• (b) a person who has or has had, directly or indirectly, control in fact of the company; and

    • (c) a person who is related to a person described in paragraph (a) or (b).

  • Marginal note:Assets may be disposed of free and clear

    (6) The court may authorize a sale or disposition free and clear of any security, charge or other restriction and, if it does, it shall also order that other assets of the company or the proceeds of the sale or disposition be subject to a security, charge or other restriction in favour of the creditor whose security, charge or other restriction is to be affected by the order.

  • Marginal note:Restriction — employers

    (7) The court may grant the authorization only if the court is satisfied that the company can and will make the payments that would have been required under paragraphs 6(5)(a) and (6)(a) if the court had sanctioned the compromise or arrangement.

  • Marginal note:Restriction — intellectual property

    (8) If, on the day on which an order is made under this Act in respect of the company, the company is a party to an agreement that grants to another party a right to use intellectual property that is included in a sale or disposition authorized under subsection (6), that sale or disposition does not affect that other party’s right to use the intellectual property — including the other party’s right to enforce an exclusive use — during the term of the agreement, including any period for which the other party extends the agreement as of right, as long as the other party continues to perform its obligations under the agreement in relation to the use of the intellectual property.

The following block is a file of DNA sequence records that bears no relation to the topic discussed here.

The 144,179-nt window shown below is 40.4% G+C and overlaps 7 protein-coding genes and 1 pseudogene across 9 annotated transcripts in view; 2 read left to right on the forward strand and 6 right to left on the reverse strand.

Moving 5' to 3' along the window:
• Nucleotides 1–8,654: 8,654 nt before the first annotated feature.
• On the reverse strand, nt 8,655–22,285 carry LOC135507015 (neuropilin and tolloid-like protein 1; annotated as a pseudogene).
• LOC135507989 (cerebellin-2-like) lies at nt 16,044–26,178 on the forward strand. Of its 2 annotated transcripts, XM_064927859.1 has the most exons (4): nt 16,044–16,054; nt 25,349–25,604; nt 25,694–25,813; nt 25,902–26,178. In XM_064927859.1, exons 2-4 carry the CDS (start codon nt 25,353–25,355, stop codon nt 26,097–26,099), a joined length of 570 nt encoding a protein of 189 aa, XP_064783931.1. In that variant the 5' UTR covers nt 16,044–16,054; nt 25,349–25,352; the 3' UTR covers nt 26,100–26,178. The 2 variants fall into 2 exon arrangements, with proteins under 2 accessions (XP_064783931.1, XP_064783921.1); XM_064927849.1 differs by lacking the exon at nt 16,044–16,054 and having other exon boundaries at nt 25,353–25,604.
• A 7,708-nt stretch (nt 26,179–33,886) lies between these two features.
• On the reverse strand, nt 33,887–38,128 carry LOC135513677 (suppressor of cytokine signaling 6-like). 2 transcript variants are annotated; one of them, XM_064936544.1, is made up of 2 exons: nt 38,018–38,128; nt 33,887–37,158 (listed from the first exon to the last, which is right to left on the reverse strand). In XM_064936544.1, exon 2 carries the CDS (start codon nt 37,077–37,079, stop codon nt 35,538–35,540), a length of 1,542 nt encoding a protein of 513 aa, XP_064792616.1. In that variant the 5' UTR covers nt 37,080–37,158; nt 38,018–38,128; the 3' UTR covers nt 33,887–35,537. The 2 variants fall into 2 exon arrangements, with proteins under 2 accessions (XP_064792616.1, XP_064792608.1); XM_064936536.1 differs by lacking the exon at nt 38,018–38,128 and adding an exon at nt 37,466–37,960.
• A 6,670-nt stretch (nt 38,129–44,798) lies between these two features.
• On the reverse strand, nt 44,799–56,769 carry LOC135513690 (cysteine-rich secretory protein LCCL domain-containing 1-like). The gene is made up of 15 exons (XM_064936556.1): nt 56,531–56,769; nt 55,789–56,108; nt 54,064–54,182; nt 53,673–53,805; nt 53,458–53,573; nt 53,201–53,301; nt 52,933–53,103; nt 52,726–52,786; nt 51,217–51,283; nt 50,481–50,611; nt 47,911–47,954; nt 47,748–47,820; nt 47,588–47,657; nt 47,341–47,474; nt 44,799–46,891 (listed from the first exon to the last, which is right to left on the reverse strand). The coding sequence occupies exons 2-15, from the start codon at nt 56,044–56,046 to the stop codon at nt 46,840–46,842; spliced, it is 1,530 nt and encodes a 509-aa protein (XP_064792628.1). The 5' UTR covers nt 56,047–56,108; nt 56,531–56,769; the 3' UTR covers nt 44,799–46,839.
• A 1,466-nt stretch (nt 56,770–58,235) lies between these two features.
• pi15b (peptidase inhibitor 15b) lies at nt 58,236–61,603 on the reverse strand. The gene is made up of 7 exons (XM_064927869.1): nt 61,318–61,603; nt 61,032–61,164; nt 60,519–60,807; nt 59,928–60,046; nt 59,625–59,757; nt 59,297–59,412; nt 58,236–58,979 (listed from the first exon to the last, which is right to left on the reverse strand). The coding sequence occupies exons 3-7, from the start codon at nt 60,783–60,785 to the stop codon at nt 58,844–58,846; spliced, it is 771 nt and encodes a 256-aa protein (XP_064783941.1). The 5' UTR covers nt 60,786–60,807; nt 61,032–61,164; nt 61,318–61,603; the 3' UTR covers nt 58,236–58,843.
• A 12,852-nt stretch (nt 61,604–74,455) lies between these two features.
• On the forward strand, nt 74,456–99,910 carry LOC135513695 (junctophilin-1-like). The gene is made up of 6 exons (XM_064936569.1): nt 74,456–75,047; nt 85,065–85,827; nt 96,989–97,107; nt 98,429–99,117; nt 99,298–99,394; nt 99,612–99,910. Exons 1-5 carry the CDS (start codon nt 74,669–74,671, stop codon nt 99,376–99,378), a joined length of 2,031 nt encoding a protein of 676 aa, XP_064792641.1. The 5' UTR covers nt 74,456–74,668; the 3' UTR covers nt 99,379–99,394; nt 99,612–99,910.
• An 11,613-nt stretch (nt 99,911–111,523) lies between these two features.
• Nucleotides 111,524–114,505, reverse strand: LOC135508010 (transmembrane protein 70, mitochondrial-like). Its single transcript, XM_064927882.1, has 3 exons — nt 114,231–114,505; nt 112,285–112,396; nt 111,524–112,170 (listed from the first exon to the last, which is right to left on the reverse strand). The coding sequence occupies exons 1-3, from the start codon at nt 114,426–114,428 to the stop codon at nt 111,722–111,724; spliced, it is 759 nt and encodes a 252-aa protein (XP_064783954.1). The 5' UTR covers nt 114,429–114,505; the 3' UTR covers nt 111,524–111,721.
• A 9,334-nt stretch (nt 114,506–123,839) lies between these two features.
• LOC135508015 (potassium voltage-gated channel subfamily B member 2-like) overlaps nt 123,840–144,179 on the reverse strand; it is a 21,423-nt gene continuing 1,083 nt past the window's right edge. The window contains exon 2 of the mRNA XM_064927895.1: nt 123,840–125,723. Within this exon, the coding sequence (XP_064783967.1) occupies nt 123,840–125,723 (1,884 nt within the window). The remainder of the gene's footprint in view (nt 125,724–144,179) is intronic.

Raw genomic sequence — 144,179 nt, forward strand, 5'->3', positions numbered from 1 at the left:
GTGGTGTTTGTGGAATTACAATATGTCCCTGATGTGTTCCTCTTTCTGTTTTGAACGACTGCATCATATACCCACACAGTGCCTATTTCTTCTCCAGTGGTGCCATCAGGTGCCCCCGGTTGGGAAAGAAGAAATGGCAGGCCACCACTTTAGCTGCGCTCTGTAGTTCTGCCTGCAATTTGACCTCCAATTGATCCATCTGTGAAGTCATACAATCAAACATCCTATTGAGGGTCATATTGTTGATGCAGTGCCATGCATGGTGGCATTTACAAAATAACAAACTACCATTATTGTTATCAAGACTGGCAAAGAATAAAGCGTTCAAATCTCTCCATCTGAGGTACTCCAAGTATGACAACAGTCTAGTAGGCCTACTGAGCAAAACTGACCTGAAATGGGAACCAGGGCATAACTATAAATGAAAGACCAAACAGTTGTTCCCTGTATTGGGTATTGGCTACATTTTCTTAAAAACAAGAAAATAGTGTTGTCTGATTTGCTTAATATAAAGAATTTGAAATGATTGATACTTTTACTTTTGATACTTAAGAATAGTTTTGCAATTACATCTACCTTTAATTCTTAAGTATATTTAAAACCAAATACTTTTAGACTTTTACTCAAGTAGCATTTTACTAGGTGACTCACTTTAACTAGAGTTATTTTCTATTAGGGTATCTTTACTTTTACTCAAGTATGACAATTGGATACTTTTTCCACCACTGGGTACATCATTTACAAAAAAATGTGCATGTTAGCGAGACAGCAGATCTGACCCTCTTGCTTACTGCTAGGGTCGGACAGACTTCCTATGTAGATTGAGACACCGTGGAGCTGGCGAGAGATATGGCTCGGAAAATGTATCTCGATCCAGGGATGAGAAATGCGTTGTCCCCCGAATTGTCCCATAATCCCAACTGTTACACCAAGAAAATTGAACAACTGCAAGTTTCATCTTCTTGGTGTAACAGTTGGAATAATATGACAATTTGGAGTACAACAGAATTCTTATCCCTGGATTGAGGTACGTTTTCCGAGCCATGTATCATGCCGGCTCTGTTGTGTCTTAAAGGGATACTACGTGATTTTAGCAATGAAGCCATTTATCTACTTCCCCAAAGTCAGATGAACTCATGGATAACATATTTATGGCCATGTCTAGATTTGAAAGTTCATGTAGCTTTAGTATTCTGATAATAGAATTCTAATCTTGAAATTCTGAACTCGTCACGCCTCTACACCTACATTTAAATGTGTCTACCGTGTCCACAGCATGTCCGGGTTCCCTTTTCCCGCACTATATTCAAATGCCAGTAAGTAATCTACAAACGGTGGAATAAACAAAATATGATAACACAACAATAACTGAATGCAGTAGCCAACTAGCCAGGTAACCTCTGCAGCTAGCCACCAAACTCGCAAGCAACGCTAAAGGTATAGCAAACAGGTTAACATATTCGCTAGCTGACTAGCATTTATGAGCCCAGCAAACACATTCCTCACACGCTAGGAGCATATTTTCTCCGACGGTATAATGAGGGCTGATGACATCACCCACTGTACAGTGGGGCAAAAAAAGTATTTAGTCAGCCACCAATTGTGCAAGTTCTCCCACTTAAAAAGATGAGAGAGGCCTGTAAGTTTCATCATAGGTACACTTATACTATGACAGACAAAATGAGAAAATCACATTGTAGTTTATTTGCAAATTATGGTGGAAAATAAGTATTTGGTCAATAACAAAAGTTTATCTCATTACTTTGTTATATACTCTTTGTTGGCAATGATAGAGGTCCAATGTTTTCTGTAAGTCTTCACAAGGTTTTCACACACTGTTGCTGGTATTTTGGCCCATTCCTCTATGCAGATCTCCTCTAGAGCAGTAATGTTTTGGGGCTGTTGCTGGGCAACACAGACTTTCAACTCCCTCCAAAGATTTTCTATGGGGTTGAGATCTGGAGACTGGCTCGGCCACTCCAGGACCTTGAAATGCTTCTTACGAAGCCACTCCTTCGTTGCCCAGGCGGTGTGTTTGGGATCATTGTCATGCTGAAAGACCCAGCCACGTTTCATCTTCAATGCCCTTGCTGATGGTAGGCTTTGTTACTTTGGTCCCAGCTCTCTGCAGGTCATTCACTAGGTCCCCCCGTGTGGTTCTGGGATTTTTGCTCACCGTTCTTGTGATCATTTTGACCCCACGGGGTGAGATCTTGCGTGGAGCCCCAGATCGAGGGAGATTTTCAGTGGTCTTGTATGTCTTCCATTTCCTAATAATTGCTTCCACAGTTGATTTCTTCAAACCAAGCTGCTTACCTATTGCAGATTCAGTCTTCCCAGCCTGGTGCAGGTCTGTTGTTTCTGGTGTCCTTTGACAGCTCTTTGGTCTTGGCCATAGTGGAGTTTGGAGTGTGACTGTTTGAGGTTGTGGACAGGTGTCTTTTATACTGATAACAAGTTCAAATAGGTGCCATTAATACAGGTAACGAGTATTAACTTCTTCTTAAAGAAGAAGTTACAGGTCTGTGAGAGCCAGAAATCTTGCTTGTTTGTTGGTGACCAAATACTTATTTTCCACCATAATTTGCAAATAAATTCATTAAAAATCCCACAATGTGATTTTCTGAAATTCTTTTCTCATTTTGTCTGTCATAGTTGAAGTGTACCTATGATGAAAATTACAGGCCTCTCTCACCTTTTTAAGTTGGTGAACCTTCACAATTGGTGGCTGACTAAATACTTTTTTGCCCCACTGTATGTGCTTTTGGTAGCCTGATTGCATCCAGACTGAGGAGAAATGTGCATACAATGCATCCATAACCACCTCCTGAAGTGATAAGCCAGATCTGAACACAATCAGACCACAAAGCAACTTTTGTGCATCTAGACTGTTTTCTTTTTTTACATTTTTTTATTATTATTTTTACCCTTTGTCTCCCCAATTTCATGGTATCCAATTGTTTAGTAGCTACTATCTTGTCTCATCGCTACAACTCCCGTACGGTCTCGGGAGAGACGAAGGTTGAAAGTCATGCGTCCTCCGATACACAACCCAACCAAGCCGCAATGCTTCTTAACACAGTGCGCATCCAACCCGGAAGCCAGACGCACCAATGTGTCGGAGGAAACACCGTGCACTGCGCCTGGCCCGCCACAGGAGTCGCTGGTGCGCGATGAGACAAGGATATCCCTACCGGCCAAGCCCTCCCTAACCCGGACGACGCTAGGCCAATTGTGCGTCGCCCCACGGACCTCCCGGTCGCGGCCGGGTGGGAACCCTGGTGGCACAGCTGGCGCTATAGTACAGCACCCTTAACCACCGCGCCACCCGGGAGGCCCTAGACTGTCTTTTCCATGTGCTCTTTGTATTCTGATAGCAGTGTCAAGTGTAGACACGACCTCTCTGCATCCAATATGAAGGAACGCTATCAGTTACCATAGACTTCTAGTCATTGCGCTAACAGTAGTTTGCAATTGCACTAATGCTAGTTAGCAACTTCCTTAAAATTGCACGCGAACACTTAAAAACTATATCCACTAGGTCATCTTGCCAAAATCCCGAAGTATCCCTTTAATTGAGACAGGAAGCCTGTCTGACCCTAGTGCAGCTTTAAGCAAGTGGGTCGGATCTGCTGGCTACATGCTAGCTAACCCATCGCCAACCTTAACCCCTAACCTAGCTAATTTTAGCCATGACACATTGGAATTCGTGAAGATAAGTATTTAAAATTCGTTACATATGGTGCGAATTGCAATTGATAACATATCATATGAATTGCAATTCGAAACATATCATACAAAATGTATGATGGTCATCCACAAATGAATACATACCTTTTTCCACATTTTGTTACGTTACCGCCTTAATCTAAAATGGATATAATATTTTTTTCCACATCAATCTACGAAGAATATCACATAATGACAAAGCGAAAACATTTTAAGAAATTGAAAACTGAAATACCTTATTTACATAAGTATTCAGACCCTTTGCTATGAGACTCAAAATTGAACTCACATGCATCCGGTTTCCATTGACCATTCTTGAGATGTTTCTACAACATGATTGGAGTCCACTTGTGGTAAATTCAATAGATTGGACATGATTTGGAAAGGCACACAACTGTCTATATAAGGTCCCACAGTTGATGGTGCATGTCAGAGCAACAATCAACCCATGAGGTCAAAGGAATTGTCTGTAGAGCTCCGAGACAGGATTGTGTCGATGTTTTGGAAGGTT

Preferences and Transfers at Undervalue

Marginal note:Application of sections 38 and 95 to 101 of the Bankruptcy and Insolvency Act

  •  (1) Sections 38 and 95 to 101 of the Bankruptcy and Insolvency Act apply, with any modifications that the circumstances require, in respect of a compromise or arrangement unless the compromise or arrangement provides otherwise.

  • Marginal note:Interpretation

    (2) For the purposes of subsection (1), a reference in sections 38 and 95 to 101 of the Bankruptcy and Insolvency Act

    • (a) to “date of the bankruptcy” is to be read as a reference to “day on which proceedings commence under this Act”;

    • (b) to “trustee” is to be read as a reference to “monitor”; and

    • (c) to “bankrupt”, “insolvent person” or “debtor” is to be read as a reference to “debtor company”.

  • 2005, c. 47, s. 131
  • 2007, c. 36, s. 78

Her Majesty

Marginal note:Deemed trusts

  •  (1) Subject to subsection (2), despite any provision in federal or provincial legislation that has the effect of deeming property to be held in trust for Her Majesty, property of a debtor company shall not be regarded as being held in trust for Her Majesty unless it would be so regarded in the absence of that statutory provision.

  • Marginal note:Exceptions